So you’ve never been to…Bray, County Wicklow

This picturesque seaside resort was built as the Brighton of Ireland

Age? At least a thousand. Bray’s history predates Norman times, but fast forward several centuries and thanks to the arrival of the railway in 1854, it developed into a seaside resort. So popular, it soon became known as the Brighton of Ireland.

Where exactly is it? About 50 mins south of Dublin on the Dart railway; a really lovely little journey too, pootling along the coast with plenty to look at from the window.

Bray harbour. Photos: SE

OK. So what goes on there? Step off the train and you’re straight onto an impressive mile-long Victorian seafront stretching from the harbour to the foot of the breezy 800-foot high Bray Head. This hill is well worth climbing: it takes about half an hour, steep in parts, to the peak, marked by a huge wooden cross, but the panoramic views (see pic, below), north to Wicklow and south to Dublin, are well worth it. You can also carry on along the coastal path from Bray to Greystones, a trail of about 7km.

Bray Head, summit. Photo: SE

Back in town, the promenade is lined with bars and restaurants, there’s a Sea Life centre, and, ten minutes’ walk away, is the town centre, which boasts a decent number of independent shops and businesses, as well as the Mermaid County Wicklow theatre and arts centre.

And, as you can see from our main pic, above, taken in early November, people swim all year around – there’s even a sauna on the beach to warm up afterwards – and the promenade is alive with joggers and fast-walkers. They’re a healthy bunch, this lot.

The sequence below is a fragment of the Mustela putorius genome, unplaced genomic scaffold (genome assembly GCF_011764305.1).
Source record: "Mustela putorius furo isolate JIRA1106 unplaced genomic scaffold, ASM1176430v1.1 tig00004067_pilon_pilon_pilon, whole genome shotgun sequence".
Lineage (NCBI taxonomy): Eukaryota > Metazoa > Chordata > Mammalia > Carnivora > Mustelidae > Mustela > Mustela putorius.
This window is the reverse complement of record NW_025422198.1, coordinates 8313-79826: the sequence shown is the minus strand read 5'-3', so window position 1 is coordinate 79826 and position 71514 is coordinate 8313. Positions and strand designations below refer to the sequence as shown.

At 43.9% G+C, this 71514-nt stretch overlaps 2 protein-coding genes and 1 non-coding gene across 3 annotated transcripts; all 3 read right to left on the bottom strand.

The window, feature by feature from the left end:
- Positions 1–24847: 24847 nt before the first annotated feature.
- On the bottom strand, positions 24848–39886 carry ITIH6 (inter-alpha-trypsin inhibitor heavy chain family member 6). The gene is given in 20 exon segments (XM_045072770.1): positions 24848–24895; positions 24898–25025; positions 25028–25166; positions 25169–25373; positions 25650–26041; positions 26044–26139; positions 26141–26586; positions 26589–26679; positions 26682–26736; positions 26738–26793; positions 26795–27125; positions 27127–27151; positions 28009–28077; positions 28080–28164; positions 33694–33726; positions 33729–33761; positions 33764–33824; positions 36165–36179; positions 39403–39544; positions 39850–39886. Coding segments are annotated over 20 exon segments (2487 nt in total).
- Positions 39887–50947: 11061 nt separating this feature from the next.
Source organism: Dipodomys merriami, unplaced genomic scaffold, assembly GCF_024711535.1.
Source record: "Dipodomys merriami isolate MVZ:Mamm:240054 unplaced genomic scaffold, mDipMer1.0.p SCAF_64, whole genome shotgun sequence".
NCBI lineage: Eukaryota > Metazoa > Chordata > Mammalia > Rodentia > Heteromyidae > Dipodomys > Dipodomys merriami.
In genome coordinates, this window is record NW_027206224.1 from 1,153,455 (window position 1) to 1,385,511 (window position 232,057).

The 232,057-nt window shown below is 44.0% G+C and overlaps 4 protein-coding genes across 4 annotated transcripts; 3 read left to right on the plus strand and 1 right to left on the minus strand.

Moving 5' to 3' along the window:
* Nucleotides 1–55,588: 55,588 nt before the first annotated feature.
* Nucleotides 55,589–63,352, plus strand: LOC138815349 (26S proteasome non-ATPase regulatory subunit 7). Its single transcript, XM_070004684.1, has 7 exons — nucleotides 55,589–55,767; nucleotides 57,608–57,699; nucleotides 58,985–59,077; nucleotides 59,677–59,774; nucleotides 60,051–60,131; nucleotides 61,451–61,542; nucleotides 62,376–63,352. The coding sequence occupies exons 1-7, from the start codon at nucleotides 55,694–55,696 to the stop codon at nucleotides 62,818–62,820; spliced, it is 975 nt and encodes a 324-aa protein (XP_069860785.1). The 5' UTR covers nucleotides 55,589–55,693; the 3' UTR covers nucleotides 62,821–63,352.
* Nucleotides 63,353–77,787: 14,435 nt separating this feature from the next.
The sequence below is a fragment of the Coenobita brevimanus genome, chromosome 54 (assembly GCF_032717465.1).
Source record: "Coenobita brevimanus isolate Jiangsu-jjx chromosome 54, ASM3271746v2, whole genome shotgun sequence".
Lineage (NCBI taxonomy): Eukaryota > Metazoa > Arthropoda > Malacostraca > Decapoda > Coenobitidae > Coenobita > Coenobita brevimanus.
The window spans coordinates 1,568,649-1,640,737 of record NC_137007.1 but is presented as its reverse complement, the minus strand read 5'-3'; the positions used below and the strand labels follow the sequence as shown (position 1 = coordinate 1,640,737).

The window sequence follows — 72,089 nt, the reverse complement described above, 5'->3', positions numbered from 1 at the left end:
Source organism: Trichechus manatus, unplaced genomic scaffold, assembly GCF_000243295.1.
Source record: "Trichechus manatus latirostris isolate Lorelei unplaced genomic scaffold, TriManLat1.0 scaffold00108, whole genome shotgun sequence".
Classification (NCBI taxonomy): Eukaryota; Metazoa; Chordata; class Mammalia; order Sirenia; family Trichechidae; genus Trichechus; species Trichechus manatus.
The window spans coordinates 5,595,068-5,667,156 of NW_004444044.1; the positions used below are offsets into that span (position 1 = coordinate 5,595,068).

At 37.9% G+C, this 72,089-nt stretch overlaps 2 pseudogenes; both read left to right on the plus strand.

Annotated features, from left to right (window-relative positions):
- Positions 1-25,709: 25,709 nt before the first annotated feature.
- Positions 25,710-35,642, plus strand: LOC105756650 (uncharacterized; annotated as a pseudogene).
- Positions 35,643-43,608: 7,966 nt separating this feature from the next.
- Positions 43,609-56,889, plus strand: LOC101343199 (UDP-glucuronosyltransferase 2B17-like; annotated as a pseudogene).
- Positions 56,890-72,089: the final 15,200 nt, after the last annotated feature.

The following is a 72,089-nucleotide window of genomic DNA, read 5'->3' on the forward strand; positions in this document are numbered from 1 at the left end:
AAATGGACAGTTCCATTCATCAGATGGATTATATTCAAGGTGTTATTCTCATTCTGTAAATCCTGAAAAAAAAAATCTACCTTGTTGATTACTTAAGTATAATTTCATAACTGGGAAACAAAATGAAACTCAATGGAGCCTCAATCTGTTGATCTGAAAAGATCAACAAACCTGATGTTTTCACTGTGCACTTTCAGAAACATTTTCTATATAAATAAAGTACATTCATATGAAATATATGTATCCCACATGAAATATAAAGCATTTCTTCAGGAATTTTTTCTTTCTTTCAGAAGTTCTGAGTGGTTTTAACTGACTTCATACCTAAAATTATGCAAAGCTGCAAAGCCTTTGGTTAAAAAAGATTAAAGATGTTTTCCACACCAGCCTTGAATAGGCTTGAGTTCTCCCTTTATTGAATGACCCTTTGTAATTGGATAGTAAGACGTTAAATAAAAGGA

The far tip of the beach. Photo: SE

Where should I eat? For maximum sea views, it has to be Butler & Barry right on the beach: the tables quite literally gaze over the shingle and waves beyond. A Togarashi spice box (pic below) of tempura fish pieces, prawns and calamari, with lemon mayo and mango, was excellent; service is efficient.

Butler and Barry
Tasty fish: Butler and Barry. Photo: SE

Two more musts are Box Burger, an indoor streetfood-style hall with tasty Irish meat and vegan burgers, as well as cocktail bar; and behind, the fantastic Two Chaps, a stylish repurposed camper van (pictured below) dishing up phenomenal breakfast brioche buns packed with scrambled egg, bacon and tarragon.

Other popular choices are Indian restaurants Pink Salt and Daata, as well as Maison Moli, where I enjoyed a local Wicklow Wolf craft beer while ogling a couple’s delicious-looking brunch.

Harbour Bar, Bray
Harbour Bar, Bray. Photo: SE

Speaking of pints, what about pubs? Like many visitors before me, I fell hard for the Harbour Bar, pictured above, established in 1871 and which over a decade ago Lonely Planet declared the finest bar in the world. As it happens, they weren’t wrong. It’s simply textbook cosiness, from the roaring fires and soft lighting to eclectic memorabilia, old cigarette ads, wonky lamps, old typewriters and Chesterfield armchairs. Also worth a pint is the Wild Goose gastrobar in the main town, and any number of pub terraces along the seafront.

Desirable seafront houses, Bray. Photo SE

Coffee? Two Chaps aside, Dockside 8 makes a nice morning pit stop, pleasantly situated in the harbour, while Finnbees right on the beach is another useful option.

Two Chaps van. Photos: SE

Where to stay? The former family home of Oscar Wilde, The Strand hotel is a slightly crumbling Victorian pile with pale pink exterior, half-turret and attractive wrought iron balcony terrace. There are Oscar Wilde framed pics dotted about, and the rooms are named after his books. Mine was small but comfortable, with a direct sea view (£94 midweek in November). There’s a popular bar and ground floor restaurant called, inevitably, Wilde’s. It feels like it wears its association lightly probably because the LGBTQ icon sold it two years after inheriting it, and never actually lived there himself, but its location means it’s a solid accommodation choice. Meanwhile, literary buffs will also want to check out the plaque at James Joyce’s former house along the promenade at 1 Martello Terrace.

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Bray is on the direct commuter Dart line from Dublin, journey time 45-50 mins. Find out more at Visit Wicklow here.

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